Negotiating the challenges of the pandemic has been tough, but it has also been a huge privilege to provide access to quality music education for the children taking part in Crescendo. Music helps with almost every aspect of a child's education, it is great fun & it helps them with their emotional self-regulation. Our kids have perhaps never needed access to music more than they do now! Anne Harper, Crescendo Assoicate, Good Shepherd PS, & Crescendo Clarinet Tutor
Learning and Community Engagement is at the heart of our work and the COVID pandemic has thrown up exceptional challenges. Nowhere is this more evident than in the flagship Crescendo project and it is a huge testament to the project’s team that Crescendo has continued to deliver, despite the circumstances. The Crescendo showcase is a highlight of any Ulster Orchestra year and this year the celebrations were particularly special.
Since 2016, the Ulster Orchestra’s Learning and Community Engagement department has been working with its community partners, The Greater Shankill Children & Young People Zone, Colin Neighbourhood Partnership and The Centre for Evidence and Social Innovation at Queen’s University, Belfast, to develop and run Crescendo. Crescendo is a long-term, immersive collaboration with four Belfast primary schools, Good Shepherd, Malvern, Holy Evangelists’ and Wheatfield, which all lie within areas of marked social deprivation. Currently reaching all children in P1-5, as well as some in P6 & P7, the programme aims to give pupils access to high quality music education throughout their primary school careers.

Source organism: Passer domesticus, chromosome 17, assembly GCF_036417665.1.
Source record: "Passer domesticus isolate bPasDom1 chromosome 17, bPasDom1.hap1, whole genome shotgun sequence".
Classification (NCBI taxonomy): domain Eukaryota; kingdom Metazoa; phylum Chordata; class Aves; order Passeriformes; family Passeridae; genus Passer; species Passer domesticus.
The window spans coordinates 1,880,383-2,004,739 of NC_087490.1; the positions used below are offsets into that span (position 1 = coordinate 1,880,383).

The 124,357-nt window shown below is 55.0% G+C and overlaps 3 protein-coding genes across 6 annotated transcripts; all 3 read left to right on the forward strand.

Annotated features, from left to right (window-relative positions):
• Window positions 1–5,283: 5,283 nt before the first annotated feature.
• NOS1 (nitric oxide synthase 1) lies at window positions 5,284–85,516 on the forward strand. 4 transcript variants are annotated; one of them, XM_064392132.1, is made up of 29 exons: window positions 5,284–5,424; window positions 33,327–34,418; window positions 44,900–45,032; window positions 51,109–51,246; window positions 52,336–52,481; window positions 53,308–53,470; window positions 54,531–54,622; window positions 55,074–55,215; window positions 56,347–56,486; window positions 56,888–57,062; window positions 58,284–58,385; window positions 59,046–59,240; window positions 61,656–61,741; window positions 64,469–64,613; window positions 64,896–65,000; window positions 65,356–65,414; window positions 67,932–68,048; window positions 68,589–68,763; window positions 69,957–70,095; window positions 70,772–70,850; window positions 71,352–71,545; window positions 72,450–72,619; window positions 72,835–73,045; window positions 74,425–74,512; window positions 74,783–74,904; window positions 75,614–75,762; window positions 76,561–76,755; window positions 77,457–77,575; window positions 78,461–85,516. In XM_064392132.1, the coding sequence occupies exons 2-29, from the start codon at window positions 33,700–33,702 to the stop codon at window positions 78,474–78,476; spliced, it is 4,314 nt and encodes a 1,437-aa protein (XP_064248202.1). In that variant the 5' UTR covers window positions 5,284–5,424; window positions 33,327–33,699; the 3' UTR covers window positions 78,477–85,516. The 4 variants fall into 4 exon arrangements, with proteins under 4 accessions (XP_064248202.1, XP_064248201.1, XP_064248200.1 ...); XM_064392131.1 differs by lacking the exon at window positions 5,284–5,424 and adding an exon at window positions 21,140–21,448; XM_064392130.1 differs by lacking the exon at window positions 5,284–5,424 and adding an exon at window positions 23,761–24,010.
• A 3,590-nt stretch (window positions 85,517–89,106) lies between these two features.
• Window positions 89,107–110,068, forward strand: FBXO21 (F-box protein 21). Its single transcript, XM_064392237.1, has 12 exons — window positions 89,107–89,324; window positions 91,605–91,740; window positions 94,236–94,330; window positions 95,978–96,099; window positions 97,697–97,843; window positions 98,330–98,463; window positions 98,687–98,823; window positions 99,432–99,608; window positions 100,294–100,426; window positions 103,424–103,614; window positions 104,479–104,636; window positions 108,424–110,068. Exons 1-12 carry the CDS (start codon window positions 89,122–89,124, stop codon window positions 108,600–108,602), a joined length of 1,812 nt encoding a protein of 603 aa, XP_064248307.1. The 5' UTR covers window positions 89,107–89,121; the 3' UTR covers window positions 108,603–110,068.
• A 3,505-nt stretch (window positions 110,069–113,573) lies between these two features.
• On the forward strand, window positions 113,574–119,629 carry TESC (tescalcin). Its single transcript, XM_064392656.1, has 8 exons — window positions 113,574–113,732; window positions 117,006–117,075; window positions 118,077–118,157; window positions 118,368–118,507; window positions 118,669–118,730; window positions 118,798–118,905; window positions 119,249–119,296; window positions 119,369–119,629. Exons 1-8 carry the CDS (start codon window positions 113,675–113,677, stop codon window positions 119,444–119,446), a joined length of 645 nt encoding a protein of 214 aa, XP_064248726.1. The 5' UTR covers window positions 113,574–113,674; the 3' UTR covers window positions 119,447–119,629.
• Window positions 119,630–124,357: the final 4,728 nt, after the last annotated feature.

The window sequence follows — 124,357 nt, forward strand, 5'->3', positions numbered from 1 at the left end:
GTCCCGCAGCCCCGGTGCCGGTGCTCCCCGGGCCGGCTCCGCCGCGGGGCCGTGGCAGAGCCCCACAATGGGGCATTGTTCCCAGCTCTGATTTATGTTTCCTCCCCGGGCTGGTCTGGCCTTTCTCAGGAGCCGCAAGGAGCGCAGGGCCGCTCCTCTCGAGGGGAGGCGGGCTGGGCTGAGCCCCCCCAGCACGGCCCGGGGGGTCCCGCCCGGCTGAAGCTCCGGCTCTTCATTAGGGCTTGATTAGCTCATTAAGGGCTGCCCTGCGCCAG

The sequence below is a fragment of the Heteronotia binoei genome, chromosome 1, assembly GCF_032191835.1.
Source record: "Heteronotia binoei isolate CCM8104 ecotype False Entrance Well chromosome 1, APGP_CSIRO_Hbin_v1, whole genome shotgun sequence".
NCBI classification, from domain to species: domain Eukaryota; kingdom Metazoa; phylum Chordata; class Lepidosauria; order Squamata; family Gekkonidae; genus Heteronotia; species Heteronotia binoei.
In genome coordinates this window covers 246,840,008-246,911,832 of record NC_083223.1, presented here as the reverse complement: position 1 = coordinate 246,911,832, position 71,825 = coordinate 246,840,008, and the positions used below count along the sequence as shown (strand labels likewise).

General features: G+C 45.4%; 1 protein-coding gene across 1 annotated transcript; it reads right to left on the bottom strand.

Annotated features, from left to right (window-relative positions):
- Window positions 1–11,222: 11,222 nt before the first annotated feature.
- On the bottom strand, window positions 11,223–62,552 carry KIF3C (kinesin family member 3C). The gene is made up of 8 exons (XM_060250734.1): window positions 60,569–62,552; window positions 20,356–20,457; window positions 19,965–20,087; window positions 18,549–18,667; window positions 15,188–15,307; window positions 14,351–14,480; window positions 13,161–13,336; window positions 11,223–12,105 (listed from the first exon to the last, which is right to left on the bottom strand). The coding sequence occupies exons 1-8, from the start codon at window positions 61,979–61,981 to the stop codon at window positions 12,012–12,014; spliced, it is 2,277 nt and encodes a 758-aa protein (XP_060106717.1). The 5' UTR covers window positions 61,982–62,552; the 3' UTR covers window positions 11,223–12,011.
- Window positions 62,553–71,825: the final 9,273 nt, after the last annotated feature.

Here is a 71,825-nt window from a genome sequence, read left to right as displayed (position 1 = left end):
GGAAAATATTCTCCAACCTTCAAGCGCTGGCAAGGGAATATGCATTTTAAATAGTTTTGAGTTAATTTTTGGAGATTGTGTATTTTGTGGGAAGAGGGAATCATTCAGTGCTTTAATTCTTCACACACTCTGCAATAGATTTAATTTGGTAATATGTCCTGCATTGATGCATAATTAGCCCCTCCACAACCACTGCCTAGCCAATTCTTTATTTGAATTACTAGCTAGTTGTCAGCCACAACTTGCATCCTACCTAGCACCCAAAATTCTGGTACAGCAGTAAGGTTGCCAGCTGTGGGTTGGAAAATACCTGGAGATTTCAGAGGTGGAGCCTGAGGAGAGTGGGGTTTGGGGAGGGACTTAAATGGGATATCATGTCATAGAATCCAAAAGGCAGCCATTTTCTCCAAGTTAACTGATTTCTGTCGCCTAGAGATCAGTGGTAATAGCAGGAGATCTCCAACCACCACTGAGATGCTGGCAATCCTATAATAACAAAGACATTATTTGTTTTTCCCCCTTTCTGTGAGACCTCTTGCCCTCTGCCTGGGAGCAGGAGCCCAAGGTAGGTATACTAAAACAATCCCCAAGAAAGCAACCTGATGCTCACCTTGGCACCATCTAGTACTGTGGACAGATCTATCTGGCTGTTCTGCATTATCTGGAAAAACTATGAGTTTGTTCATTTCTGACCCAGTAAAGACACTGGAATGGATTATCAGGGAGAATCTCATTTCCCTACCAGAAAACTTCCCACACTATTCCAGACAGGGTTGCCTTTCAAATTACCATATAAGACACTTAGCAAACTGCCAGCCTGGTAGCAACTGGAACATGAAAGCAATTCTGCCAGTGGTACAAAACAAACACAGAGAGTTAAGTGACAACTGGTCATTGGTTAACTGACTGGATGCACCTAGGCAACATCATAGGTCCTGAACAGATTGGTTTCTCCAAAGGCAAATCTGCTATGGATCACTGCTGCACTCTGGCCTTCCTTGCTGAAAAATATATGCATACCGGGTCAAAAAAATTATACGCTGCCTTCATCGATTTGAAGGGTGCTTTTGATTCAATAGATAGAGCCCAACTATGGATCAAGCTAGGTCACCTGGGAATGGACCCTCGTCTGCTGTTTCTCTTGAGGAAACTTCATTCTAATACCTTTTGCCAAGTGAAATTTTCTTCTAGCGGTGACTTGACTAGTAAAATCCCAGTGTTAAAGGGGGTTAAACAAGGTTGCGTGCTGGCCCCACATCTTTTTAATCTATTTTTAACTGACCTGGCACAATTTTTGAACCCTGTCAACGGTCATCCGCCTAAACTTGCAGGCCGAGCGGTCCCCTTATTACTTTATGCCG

Despite the profound impact of Covid-19, Crescendo has continued throughout, adapting at every turn and providing weekly recorded workshops for all students. These have ranged from the very first sessions for the current P1 students to beginner instrumental tutorials for students in P5 who had only just begun to play their instruments in March 2020. Videos were sent via schools to students during home-learning, with parents encouraged to join the workshops with their children, while keyworker and vulnerable children participated alongside their teachers in their schools. As soon as we were able, we went back to give schools weekly lessons in person, albeit outside, and instead of bringing all four schools to the Ulster Hall, each had their own special performance from the Crescendo tutor team and Ulster Orchestra musicians.
It is an enormous privilege for all involved in Crescendo to be a key part of the education of so many children, and at no time more so than the present. We are all passionate about the creative arts, and particularly music, and the role that they play in the development of our young people. To have been a constant presence in the lives of the schools, their pupils and their families during the pandemic has been challenging, but incredibly rewarding, and we can't wait to get back into the schools. Jonathan Simmance, Ulster Orchestra Animateur and Crescendo Creative Lead
The weather played its part and we had four fantastic sessions of music, singing and celebration in the grounds of each school. And we even had a special guest at Holy Evangelists', as we were privilged to be one of the new Lord Mayor of Belfast, Kate Nicholl's first engagements!
It's so wonderful to see these young people developing their interest in music and their knowledge of musical instruments. And it's important not just because arts and creativity are important, but the skills they're getting from it - listening and working together - and also aspiration. Some of these children have said they wouldn't have touched a musical instrument before, or had an interest in it, and now they do, so it's wonderful to see.
Cllr Kate Nicholl, Lord Mayor of Belfast
The Belfast Telegraph and Irish News both covered our Crescendo events - huge thanks to them and you can read their coverage by clicking on the name of the paper.